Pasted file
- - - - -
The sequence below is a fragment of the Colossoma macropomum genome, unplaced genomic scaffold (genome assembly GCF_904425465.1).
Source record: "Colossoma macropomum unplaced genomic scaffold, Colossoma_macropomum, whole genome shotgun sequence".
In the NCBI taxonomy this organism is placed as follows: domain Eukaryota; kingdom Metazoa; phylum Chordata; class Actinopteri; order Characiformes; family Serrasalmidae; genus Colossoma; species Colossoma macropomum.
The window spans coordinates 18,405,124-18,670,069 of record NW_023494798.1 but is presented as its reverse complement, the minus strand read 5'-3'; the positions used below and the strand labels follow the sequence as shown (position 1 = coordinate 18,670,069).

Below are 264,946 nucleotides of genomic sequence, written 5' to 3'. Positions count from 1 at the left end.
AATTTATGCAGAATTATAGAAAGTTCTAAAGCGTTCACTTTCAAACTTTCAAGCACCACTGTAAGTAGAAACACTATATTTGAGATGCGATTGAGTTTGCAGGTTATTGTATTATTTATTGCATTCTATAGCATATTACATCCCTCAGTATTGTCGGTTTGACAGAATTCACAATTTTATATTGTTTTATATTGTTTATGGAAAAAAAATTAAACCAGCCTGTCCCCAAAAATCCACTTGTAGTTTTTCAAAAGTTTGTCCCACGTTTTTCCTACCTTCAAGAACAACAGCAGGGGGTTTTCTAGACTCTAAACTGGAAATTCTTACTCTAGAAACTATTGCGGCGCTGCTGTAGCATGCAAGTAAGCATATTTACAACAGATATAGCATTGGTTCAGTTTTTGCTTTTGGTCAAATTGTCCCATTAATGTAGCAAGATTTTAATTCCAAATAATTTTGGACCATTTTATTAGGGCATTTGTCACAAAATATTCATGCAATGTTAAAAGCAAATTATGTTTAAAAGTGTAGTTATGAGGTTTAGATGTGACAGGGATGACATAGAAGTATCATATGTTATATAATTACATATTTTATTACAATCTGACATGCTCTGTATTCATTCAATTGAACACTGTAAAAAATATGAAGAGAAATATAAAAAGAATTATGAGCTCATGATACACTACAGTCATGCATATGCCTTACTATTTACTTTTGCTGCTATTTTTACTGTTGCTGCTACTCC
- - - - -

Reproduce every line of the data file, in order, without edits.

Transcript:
The sequence below is a fragment of the Colossoma macropomum genome, unplaced genomic scaffold (genome assembly GCF_904425465.1).
Source record: "Colossoma macropomum unplaced genomic scaffold, Colossoma_macropomum, whole genome shotgun sequence".
In the NCBI taxonomy this organism is placed as follows: domain Eukaryota; kingdom Metazoa; phylum Chordata; class Actinopteri; order Characiformes; family Serrasalmidae; genus Colossoma; species Colossoma macropomum.
The window spans coordinates 18,405,124-18,670,069 of record NW_023494798.1 but is presented as its reverse complement, the minus strand read 5'-3'; the positions used below and the strand labels follow the sequence as shown (position 1 = coordinate 18,670,069).

Below are 264,946 nucleotides of genomic sequence, written 5' to 3'. Positions count from 1 at the left end.
AATTTATGCAGAATTATAGAAAGTTCTAAAGCGTTCACTTTCAAACTTTCAAGCACCACTGTAAGTAGAAACACTATATTTGAGATGCGATTGAGTTTGCAGGTTATTGTATTATTTATTGCATTCTATAGCATATTACATCCCTCAGTATTGTCGGTTTGACAGAATTCACAATTTTATATTGTTTTATATTGTTTATGGAAAAAAAATTAAACCAGCCTGTCCCCAAAAATCCACTTGTAGTTTTTCAAAAGTTTGTCCCACGTTTTTCCTACCTTCAAGAACAACAGCAGGGGGTTTTCTAGACTCTAAACTGGAAATTCTTACTCTAGAAACTATTGCGGCGCTGCTGTAGCATGCAAGTAAGCATATTTACAACAGATATAGCATTGGTTCAGTTTTTGCTTTTGGTCAAATTGTCCCATTAATGTAGCAAGATTTTAATTCCAAATAATTTTGGACCATTTTATTAGGGCATTTGTCACAAAATATTCATGCAATGTTAAAAGCAAATTATGTTTAAAAGTGTAGTTATGAGGTTTAGATGTGACAGGGATGACATAGAAGTATCATATGTTATATAATTACATATTTTATTACAATCTGACATGCTCTGTATTCATTCAATTGAACACTGTAAAAAATATGAAGAGAAATATAAAAAGAATTATGAGCTCATGATACACTACAGTCATGCATATGCCTTACTATTTACTTTTGCTGCTATTTTTACTGTTGCTGCTACTCC